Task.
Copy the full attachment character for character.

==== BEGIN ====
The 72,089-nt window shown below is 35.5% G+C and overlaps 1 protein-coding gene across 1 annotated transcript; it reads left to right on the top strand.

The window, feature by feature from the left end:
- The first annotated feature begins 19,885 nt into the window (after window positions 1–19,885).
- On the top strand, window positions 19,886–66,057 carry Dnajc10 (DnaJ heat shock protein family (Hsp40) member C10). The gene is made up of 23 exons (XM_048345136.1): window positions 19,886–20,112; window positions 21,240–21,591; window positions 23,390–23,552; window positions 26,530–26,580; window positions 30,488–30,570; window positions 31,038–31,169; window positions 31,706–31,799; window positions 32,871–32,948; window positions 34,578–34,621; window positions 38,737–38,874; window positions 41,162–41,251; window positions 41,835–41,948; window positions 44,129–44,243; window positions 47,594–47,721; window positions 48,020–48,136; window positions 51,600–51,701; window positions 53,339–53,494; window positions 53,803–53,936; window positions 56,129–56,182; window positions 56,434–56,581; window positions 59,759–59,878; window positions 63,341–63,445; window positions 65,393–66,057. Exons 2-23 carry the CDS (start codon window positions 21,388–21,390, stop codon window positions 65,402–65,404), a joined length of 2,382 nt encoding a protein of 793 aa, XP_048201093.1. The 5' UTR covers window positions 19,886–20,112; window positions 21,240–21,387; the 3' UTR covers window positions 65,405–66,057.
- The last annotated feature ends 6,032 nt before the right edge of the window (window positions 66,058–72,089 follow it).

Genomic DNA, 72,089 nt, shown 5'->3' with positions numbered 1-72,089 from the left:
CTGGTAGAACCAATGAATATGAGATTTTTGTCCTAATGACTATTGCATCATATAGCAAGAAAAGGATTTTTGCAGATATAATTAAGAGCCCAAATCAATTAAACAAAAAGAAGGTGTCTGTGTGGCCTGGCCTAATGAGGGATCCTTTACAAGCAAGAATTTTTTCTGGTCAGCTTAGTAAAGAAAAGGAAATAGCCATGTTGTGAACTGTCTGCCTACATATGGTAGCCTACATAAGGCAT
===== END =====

The 72,089-nt window shown below is 35.5% G+C and overlaps 1 protein-coding gene across 1 annotated transcript; it reads left to right on the top strand.

The window, feature by feature from the left end:
- The first annotated feature begins 19,885 nt into the window (after window positions 1–19,885).
- On the top strand, window positions 19,886–66,057 carry Dnajc10 (DnaJ heat shock protein family (Hsp40) member C10). The gene is made up of 23 exons (XM_048345136.1): window positions 19,886–20,112; window positions 21,240–21,591; window positions 23,390–23,552; window positions 26,530–26,580; window positions 30,488–30,570; window positions 31,038–31,169; window positions 31,706–31,799; window positions 32,871–32,948; window positions 34,578–34,621; window positions 38,737–38,874; window positions 41,162–41,251; window positions 41,835–41,948; window positions 44,129–44,243; window positions 47,594–47,721; window positions 48,020–48,136; window positions 51,600–51,701; window positions 53,339–53,494; window positions 53,803–53,936; window positions 56,129–56,182; window positions 56,434–56,581; window positions 59,759–59,878; window positions 63,341–63,445; window positions 65,393–66,057. Exons 2-23 carry the CDS (start codon window positions 21,388–21,390, stop codon window positions 65,402–65,404), a joined length of 2,382 nt encoding a protein of 793 aa, XP_048201093.1. The 5' UTR covers window positions 19,886–20,112; window positions 21,240–21,387; the 3' UTR covers window positions 65,405–66,057.
- The last annotated feature ends 6,032 nt before the right edge of the window (window positions 66,058–72,089 follow it).

Genomic DNA, 72,089 nt, shown 5'->3' with positions numbered 1-72,089 from the left:
CTGGTAGAACCAATGAATATGAGATTTTTGTCCTAATGACTATTGCATCATATAGCAAGAAAAGGATTTTTGCAGATATAATTAAGAGCCCAAATCAATTAAACAAAAAGAAGGTGTCTGTGTGGCCTGGCCTAATGAGGGATCCTTTACAAGCAAGAATTTTTTCTGGTCAGCTTAGTAAAGAAAAGGAAATAGCCATGTTGTGAACTGTCTGCCTACATATGGTAGCCTACATAAGGCAT